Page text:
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Emerging Profession of Health Coaching
Meg Jordan, PhD., RN, CWP -- Global Medicine Hunter (R) Meg Jordan, PhD., RN, CWP -- Global Medicine Hunter (R)
San Francisco , CA
Wednesday, August 14, 2013

 How to Get People to Change for Better Health


For Immediate Release

By Dr. Meg Jordan

SAN FRANCISCO ) --- Although health coaches may be the newest actors among health care professional groups, they are burdened with the most significant task–helping people change and grow. But having entered their camp for ethnographic study, I find it is a task they accept with relentless enthusiasm. As one coach trainer told me, "We're just products of our product, facilitating the attainment of optimal health and happiness. Health coaching is not a job—it's a way of life. You've got to walk the talk."

It's no small undertaking to position oneself as a "lifestyle turnaround expert;" however, a key group of health coaches, coach educators and health care allies have recently formed a new organization to legitimize this emerging discipline, and staked out their unique professional territory.

In September 2009, over 50 individuals, identified as key stakeholders, were invited to meet in Boston by two organizers—one from academia, one from a private coach training company. At this first Health Coaching Summit, the organizers secured sufficient "buy in" from over 80 health-related organizations to launch a national consortium to define the profession and set educational standards. Their long-term goals were to "secure a place at the health care table;" and "issue one certification exam for all health coaches;" however, what these same individuals did not entirely foresee was the resistance that they would confront from seemingly aligned groups, such as holistic nurses and health educators.

As a participant-observer on their national leadership team, I've been in awe of the precise, rhetorically powerful, and straightforward process by which they optimistically pursue their time-lined goals. One would have to be optimistic to strive for uniformity and consensus among dozens of healthy egos with pedigreed lineages (social scientists, psychologists, MDs, RNs, health educators, public health officials, health agency officials) in fields that rarely pulled together for the good of all.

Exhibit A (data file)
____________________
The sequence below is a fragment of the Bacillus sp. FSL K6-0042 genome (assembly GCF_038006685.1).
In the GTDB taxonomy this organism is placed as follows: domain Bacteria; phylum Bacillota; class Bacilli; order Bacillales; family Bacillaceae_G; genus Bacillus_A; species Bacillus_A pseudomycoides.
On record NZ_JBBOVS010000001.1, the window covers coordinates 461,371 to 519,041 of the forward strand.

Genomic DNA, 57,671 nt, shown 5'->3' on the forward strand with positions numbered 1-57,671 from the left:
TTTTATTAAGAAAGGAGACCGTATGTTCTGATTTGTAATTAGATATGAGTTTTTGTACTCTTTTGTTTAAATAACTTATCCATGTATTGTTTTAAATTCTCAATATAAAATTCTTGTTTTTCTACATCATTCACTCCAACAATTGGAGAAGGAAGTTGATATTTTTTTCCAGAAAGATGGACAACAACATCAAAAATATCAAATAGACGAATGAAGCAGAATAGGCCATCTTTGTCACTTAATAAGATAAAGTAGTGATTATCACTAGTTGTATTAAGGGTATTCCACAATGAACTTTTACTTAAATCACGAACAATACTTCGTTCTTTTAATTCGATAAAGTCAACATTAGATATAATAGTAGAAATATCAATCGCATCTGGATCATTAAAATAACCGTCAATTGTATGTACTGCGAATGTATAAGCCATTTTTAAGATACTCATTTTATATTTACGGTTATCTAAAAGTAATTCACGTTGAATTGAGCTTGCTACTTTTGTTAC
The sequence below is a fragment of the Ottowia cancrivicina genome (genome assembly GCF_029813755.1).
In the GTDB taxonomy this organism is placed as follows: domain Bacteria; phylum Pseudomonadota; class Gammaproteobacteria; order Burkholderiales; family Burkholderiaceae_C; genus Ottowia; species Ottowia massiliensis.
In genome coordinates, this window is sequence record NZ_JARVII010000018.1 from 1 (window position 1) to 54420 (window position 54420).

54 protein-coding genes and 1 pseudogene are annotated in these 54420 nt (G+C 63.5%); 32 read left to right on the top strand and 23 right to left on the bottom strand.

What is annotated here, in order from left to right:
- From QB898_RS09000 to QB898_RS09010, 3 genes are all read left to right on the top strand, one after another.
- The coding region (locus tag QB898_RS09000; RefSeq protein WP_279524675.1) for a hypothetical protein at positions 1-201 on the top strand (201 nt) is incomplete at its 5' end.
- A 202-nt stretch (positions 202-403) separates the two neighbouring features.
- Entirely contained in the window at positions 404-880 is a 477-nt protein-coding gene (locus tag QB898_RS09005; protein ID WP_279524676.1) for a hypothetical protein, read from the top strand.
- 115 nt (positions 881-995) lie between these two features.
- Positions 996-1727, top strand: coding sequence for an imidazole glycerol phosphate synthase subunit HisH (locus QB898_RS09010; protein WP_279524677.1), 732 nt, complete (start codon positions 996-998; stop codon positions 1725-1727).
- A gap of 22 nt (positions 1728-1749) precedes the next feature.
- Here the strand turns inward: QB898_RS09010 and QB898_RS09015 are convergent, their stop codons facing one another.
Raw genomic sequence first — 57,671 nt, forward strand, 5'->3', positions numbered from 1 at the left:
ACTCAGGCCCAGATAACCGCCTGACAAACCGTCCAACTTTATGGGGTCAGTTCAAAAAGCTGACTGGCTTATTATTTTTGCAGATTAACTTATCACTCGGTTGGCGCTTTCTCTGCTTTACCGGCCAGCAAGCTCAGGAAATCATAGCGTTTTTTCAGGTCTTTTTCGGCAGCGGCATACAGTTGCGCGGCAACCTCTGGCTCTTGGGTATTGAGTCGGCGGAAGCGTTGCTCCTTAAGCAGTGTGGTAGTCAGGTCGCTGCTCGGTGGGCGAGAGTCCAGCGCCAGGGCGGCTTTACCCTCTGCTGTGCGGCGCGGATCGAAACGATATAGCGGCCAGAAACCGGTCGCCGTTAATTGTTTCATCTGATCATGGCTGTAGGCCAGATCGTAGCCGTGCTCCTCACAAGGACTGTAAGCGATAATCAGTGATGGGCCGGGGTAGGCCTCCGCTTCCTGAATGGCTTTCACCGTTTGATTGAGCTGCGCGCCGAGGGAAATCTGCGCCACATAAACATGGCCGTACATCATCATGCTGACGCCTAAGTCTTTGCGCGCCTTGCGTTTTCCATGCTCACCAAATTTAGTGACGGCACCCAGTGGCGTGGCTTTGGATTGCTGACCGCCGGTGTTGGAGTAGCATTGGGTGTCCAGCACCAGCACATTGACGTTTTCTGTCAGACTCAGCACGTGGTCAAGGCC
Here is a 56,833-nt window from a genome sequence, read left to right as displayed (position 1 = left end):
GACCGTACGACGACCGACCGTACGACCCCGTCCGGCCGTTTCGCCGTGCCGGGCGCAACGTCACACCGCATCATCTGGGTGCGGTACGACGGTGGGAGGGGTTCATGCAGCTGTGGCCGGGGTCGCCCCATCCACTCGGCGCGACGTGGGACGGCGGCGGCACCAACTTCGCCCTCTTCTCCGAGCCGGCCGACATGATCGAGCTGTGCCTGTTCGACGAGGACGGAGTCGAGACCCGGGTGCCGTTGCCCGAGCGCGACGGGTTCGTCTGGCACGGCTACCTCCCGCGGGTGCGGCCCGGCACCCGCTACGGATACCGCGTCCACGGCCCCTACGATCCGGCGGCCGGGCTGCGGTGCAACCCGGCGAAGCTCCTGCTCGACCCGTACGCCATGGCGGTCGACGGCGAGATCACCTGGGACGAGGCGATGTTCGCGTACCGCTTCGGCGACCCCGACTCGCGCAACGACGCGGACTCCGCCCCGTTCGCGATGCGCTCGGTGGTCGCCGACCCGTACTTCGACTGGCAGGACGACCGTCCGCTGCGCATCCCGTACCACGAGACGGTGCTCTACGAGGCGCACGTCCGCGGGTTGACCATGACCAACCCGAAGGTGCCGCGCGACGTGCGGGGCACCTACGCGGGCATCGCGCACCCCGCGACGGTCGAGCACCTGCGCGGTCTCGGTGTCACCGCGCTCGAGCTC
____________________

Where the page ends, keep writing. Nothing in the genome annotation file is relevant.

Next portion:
Two years later, the newly coined National Consortium for Credentialing Health & Wellness Coaches (NCCHWC) is comprised of health coaches, wellness coaches (yes, they appear to be different at this stage), academic educators of health coaching, owners of private coach training businesses, and leaders from an invitation-only list of health-related organizations. The consortium defines their emerging discipline as the process of applying theoretically grounded, evidence-based approaches for achieving lifestyle improvement, discarding unhealthful habits, and adopting new daily actions and a positive outlook to live the happiest, healthiest lives possible.


A central tenet of health coaches is that happiness and wellness are inextricably linked. As one coach from the UK said, "Our unhealthy lifestyles are responsible for mounting fatigue, physical toxicity, depression, and spiritual malaise. Coaching establishes a supportive alliance in which the client can tap into inner strengths and external resources to achieve health and vitality, and ultimately, happiness and fulfillment."

While the pragmatic side of health coaching may highlight improvements in diet, exercise and stress reduction, there are integrative models that include numerous skill development exercises to increase the ratio of positive to negative emotions, enhanced social connection and belonging, along with fruitful engagement with a sense of purpose and meaning. The Authentic Happiness Coaching model (Seligman et al 2005) draws from scientific studies that reveal greater life satisfaction is largely a learned art. Process-oriented coaches hold conversations in which clients identify their strengths and values and learn to anchor them in their imaginations, remembering them when challenges and difficulties arise.

Many coach training programs emphasize the building of a safe and trusting relationship, similar to psychotherapy, whereby the client is willing to acknowledge undesirable habits or entrenched behavioral patterns which have derailed well-intentioned efforts in the past. "We come to coaching because we haven't been able to achieve something on our own, and recognize that we need the perspective of someone who can see beyond the box we find ourselves in."

While there is a reliance on intellectual processing, most health coaches focus on integrative or humanistic approaches, in which coaches work with visual tools (the Wellness Wheel) which help the client reflect on their experiences in several domains (relationship, occupation, physical, environment, work/career, financial situations, community networks, fitness, nutrition, intimacy, etc.).

The more advanced programs include aspects of adult learning theory, Appreciative Inquiry, Non-Violent Communication, self-efficacy model, transformative learning and Motivational Interviewing ®, which is borrowed from substance abuse counseling. The Tanstheoretical Model (Prochaska and DiCLemente 1984) features prominently as coaches facilitate stages of behavior change which sometimes overlap or cycle back.